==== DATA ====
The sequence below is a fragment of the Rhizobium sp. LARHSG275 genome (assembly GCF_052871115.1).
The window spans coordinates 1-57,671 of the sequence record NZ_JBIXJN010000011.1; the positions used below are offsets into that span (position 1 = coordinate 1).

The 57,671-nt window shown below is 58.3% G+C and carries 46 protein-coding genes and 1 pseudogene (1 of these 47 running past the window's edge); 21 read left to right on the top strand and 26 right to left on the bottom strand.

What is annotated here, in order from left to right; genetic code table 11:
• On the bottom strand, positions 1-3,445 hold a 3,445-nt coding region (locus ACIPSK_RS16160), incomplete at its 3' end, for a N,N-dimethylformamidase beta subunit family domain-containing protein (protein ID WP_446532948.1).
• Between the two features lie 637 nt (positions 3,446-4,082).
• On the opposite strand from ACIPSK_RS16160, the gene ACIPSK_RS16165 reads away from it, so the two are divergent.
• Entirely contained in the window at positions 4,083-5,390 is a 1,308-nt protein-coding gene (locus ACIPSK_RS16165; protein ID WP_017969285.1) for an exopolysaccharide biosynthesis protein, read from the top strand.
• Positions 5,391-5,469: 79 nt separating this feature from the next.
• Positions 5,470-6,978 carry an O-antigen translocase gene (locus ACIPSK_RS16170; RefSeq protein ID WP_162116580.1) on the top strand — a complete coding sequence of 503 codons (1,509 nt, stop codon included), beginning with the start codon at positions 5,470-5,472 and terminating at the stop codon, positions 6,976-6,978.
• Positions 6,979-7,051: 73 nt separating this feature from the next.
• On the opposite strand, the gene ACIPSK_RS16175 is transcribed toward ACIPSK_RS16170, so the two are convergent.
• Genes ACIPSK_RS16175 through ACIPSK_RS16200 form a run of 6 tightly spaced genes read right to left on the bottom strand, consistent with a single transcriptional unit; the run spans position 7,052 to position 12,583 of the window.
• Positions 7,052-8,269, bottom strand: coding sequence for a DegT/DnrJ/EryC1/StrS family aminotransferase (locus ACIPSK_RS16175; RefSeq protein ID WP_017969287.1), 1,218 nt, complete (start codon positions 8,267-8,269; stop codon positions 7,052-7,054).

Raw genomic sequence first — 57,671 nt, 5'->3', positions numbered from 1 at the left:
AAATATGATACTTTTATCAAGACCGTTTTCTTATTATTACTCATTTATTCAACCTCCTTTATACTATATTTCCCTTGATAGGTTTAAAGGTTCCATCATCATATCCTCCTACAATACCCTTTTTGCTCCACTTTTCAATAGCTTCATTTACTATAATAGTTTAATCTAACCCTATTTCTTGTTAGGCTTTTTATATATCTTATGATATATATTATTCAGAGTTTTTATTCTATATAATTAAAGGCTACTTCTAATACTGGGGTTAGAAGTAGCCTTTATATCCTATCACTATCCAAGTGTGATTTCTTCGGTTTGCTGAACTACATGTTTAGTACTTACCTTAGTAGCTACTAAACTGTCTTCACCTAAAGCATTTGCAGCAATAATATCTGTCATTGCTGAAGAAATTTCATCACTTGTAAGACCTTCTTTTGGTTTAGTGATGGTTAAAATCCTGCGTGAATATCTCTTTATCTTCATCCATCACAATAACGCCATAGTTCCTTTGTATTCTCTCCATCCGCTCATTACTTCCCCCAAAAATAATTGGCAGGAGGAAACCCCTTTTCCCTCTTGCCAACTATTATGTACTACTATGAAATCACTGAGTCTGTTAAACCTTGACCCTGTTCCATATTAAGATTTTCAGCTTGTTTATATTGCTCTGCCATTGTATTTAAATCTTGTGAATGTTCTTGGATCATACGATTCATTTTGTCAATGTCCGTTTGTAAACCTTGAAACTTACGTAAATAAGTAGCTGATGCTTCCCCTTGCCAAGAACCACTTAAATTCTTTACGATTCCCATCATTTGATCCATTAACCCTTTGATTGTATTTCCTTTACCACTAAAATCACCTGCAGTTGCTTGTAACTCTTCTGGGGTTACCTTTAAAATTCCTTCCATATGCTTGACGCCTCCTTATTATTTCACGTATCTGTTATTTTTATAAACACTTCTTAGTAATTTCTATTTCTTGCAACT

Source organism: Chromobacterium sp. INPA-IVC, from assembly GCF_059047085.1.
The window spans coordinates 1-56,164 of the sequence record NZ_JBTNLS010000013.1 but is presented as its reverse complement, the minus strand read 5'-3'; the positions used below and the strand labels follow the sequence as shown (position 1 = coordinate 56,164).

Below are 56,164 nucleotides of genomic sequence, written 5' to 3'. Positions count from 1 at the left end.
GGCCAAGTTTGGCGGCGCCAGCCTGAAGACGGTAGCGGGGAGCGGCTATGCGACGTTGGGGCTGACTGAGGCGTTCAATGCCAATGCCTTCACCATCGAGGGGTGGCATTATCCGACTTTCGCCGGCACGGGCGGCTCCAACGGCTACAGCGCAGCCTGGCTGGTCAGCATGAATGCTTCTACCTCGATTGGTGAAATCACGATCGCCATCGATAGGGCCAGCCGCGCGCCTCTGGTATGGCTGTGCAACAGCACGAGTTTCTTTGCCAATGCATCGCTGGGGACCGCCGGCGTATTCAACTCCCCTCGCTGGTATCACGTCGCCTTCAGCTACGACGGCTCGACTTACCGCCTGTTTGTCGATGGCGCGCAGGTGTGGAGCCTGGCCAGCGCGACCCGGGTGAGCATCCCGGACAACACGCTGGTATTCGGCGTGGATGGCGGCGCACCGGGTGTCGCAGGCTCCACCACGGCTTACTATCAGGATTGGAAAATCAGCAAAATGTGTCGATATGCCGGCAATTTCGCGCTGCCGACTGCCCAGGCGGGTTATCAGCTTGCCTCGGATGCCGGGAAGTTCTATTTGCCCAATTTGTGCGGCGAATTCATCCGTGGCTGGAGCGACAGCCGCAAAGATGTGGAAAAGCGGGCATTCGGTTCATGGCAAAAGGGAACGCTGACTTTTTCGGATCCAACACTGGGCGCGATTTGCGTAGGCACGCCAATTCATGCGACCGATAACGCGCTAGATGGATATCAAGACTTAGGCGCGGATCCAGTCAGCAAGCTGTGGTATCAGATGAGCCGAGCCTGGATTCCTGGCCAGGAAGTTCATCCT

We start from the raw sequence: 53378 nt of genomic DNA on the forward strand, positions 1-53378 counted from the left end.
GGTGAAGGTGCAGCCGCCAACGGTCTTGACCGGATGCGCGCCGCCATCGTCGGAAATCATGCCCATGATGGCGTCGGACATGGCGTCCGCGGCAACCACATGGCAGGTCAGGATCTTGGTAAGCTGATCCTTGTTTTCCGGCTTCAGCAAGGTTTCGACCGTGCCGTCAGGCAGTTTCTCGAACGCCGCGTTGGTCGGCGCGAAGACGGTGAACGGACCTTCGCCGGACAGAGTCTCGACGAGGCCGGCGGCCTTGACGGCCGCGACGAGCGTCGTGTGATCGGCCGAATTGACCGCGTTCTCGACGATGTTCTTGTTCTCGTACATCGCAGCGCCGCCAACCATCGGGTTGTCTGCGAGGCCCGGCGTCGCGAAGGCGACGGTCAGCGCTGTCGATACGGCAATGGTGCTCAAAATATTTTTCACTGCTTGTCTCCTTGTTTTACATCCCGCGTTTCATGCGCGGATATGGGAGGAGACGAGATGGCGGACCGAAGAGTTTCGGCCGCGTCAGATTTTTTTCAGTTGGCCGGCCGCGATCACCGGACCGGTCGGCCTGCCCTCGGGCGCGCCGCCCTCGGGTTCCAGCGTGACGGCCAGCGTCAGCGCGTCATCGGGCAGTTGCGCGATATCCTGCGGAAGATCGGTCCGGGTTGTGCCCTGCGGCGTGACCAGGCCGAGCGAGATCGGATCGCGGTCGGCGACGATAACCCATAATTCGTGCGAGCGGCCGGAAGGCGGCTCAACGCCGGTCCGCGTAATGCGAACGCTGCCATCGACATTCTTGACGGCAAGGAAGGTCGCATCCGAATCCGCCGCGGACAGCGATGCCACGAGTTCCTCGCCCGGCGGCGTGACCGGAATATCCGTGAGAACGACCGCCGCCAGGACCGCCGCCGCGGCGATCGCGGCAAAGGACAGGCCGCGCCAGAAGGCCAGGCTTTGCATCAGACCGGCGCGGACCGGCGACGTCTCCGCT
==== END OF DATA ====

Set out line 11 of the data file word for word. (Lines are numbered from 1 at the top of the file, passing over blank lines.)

• Positions 6,979-7,051: 73 nt separating this feature from the next.